“The first thing we did right was to write the grant with educators from the Minneapolis Public Schools,” Christenson says. “We hired Dr. Mary Sinclair as the University project-based coordinator and David Evelo, an exceptional Minneapolis educator, as the school-based coordinator.
“And, perhaps most importantly, we had one year in which to study the high school dropout issue,” she recalls. “We focused on both science and practice to understand the predictors of dropout and for intervention design.
“In our review of existing literature, we emphasized the effect of alterable variables, such as absences, inappropriate behavior, or missing academic skills on early withdrawal from school.
“We listened to the experience of students, educators, community professionals, and parents.
“Overall, we were interested in the functional behavior of the student and how the environment could facilitate a better outcome.”
Twenty-five years later, Check & Connect continues to be studied and implemented with K–12 students—with and without disabilities—in 35 states across the United States and in New Zealand and Canada. Four efficacy trials—in Chicago, Montreal, San Diego, and San Jose—have been completed, exploring the impact of Check & Connect on elementary and secondary students who show signs of disengagement and are at risk of school dropout.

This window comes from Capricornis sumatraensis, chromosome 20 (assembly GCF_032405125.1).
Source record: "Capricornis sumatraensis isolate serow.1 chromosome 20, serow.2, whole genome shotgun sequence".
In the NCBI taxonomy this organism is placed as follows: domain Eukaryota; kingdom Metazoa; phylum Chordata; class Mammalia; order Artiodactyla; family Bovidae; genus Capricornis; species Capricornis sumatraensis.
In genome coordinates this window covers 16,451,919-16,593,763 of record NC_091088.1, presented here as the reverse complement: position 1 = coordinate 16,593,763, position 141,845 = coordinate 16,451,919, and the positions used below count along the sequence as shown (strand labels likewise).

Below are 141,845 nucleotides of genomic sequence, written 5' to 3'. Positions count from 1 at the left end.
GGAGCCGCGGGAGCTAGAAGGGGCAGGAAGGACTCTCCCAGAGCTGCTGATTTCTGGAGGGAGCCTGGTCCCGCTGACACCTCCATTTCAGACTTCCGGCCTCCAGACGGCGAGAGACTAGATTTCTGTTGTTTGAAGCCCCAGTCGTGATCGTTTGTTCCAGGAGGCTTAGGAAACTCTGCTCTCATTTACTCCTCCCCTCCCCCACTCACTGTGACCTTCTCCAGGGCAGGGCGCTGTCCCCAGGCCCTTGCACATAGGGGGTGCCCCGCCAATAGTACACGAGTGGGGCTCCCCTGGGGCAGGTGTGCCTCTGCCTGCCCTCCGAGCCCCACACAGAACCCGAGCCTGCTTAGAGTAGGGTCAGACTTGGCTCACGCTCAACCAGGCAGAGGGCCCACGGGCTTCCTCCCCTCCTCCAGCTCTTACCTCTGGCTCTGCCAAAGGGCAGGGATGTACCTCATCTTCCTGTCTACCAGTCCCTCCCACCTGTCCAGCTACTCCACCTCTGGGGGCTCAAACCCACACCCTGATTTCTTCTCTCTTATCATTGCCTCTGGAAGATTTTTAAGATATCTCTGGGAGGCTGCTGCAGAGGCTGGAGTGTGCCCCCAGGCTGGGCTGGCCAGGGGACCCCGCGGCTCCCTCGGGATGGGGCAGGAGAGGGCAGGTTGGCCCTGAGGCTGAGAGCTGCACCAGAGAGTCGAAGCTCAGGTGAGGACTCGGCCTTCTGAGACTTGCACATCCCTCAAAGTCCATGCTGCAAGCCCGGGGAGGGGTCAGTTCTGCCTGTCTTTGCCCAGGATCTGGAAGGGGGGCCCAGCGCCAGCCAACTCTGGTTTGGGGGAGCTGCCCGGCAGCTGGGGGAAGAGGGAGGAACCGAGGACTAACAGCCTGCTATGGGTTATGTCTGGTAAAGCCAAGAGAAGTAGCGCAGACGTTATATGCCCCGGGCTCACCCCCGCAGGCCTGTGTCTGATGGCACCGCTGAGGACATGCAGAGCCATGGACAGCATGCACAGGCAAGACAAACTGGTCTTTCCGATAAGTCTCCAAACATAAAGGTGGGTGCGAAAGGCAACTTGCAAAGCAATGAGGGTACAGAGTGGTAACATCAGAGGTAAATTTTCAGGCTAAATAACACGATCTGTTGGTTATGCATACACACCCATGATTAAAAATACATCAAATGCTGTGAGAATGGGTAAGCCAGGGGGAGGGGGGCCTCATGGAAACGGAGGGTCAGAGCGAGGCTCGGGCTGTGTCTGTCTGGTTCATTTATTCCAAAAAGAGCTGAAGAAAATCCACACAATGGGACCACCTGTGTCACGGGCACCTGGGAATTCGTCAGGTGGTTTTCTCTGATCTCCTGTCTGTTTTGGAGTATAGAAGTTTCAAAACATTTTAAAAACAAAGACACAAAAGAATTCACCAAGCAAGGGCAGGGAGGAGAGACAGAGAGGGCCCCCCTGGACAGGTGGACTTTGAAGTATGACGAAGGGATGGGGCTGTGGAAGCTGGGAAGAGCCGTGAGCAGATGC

“We now know that our intervention works effectively in different school contexts and with diverse populations to keep students in school making progress towards graduation,” says Christenson.
Progress has been made in single schools and, in the case of Florida, an entire state. Check & Connect in Florida has been supported by a State Personnel Development Grant (SPDG) from the Office of Special Education Program.
“We started in 2013 with nine middle and high schools using school personnel as mentors,” says Peg Sullivan, SPDG Director. “There are now 56 schools using the program with this model and an additional 16 [that] started training this fall with the goal of implementing in January 2016.”
In just two short years, Florida has many individual success stories. For example, one student recovered enough credits to move from freshman to junior status in one year, getting him back on track for graduation.
“Check & Connect can help bring schools and communities together.”
Of the dropout interventions reviewed by the U.S. Department of Education’s What Works Clearinghouse, a respected resource for informed education decision making, in 2006 and again this year, Check & Connect was the only dropout intervention found to have positive effects on staying in school.
“One of the reasons Check & Connect has been so successful is because it started as a research-based intervention,” Christenson says, “and as it was adapted in more school and community environments, it grew to encompass training and technical expertise.”
A number of options are now regularly provided, including on-site implementation and mentor trainings with follow-up technical assistance to ensure fidelity, a professional community of practice for site coordinators to share tips and lessons learned, tools to measure student engagement, and online resources for administrators seeking grant-writing assistance.
Designed to adapt